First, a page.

Five people rough sleeping in Berri and six people rough sleeping in Murray Bridge with government and non-government staff working together to accommodate this group.


Question: Security of Renters Information

19 October 2022

The Hon. R.A. SIMMS: I seek leave to make a brief explanation before addressing a question without notice to the Attorney-General on the topic of data protection.

Leave granted.

The Hon. R.A. SIMMS: Last month the data breach at Optus left millions of customers vulnerable to scams and identity theft. At a renters' forum I held last month, renters raised concerns about the safety of their data in the wake of the Optus breach. Renters are often required to provide their driver's licence, bank statement, employment history, rental history, passport and the number of their dog's microchip (if indeed they have one). If renters refuse to provide any information the landlord or property manager asks for, they will not be considered for a rental home.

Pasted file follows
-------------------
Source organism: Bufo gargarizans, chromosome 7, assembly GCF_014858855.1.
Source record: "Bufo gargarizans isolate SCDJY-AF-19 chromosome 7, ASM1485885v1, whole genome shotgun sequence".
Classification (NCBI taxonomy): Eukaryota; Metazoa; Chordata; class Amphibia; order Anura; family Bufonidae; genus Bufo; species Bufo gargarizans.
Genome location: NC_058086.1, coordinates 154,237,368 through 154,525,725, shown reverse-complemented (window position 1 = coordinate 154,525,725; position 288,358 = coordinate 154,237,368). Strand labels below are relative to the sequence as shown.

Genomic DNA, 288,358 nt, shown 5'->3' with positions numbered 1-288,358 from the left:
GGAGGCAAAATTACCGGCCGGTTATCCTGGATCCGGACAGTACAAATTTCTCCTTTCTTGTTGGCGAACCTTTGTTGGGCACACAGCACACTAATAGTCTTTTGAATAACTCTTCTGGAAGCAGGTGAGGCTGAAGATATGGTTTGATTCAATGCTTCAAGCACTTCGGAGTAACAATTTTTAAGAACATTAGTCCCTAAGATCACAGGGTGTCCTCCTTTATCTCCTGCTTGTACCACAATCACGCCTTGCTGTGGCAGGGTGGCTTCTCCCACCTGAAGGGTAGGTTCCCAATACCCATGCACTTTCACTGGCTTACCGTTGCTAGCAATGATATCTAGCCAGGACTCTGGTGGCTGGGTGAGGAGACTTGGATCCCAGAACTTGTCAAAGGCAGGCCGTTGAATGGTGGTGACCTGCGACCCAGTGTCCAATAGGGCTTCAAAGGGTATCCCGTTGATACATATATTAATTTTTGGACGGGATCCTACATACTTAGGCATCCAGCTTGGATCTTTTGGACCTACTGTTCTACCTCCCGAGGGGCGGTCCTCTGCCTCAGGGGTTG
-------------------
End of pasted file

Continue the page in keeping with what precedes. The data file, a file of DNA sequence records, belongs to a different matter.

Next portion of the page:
On 4 October The Guardian Australia reported on this issue and claimed that the culture of data hoarding by the real estate sector undermines the right of privacy and worsens the power imbalances between renters and landlords. My questions to the Attorney-General are:

1. What assurances can the government provide that the personal data of renters is being protected?

2. Will the government be legislating to protect the personal data of renters as part of their review of the Residential Tenancies Act?